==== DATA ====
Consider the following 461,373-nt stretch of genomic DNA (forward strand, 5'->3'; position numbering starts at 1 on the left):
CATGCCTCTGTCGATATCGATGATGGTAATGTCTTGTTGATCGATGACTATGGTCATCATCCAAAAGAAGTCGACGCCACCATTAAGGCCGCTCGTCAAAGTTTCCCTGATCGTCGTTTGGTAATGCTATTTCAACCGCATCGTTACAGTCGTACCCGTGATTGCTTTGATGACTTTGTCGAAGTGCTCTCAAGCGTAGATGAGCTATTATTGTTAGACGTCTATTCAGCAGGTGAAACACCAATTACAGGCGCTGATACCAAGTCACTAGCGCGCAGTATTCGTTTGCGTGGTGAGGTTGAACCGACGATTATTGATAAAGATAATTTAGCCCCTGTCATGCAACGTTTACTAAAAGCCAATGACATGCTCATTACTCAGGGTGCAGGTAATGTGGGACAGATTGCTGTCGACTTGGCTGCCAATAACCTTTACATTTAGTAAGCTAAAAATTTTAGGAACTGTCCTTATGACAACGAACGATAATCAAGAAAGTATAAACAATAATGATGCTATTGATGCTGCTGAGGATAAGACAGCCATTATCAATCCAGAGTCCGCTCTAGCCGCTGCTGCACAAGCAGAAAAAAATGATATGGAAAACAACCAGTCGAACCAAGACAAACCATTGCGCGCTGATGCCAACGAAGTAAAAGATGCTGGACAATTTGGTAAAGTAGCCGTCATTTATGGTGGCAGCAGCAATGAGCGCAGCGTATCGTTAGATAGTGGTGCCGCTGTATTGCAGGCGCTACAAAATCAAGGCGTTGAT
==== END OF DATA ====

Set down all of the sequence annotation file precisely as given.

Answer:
Consider the following 461,373-nt stretch of genomic DNA (forward strand, 5'->3'; position numbering starts at 1 on the left):
CATGCCTCTGTCGATATCGATGATGGTAATGTCTTGTTGATCGATGACTATGGTCATCATCCAAAAGAAGTCGACGCCACCATTAAGGCCGCTCGTCAAAGTTTCCCTGATCGTCGTTTGGTAATGCTATTTCAACCGCATCGTTACAGTCGTACCCGTGATTGCTTTGATGACTTTGTCGAAGTGCTCTCAAGCGTAGATGAGCTATTATTGTTAGACGTCTATTCAGCAGGTGAAACACCAATTACAGGCGCTGATACCAAGTCACTAGCGCGCAGTATTCGTTTGCGTGGTGAGGTTGAACCGACGATTATTGATAAAGATAATTTAGCCCCTGTCATGCAACGTTTACTAAAAGCCAATGACATGCTCATTACTCAGGGTGCAGGTAATGTGGGACAGATTGCTGTCGACTTGGCTGCCAATAACCTTTACATTTAGTAAGCTAAAAATTTTAGGAACTGTCCTTATGACAACGAACGATAATCAAGAAAGTATAAACAATAATGATGCTATTGATGCTGCTGAGGATAAGACAGCCATTATCAATCCAGAGTCCGCTCTAGCCGCTGCTGCACAAGCAGAAAAAAATGATATGGAAAACAACCAGTCGAACCAAGACAAACCATTGCGCGCTGATGCCAACGAAGTAAAAGATGCTGGACAATTTGGTAAAGTAGCCGTCATTTATGGTGGCAGCAGCAATGAGCGCAGCGTATCGTTAGATAGTGGTGCCGCTGTATTGCAGGCGCTACAAAATCAAGGCGTTGAT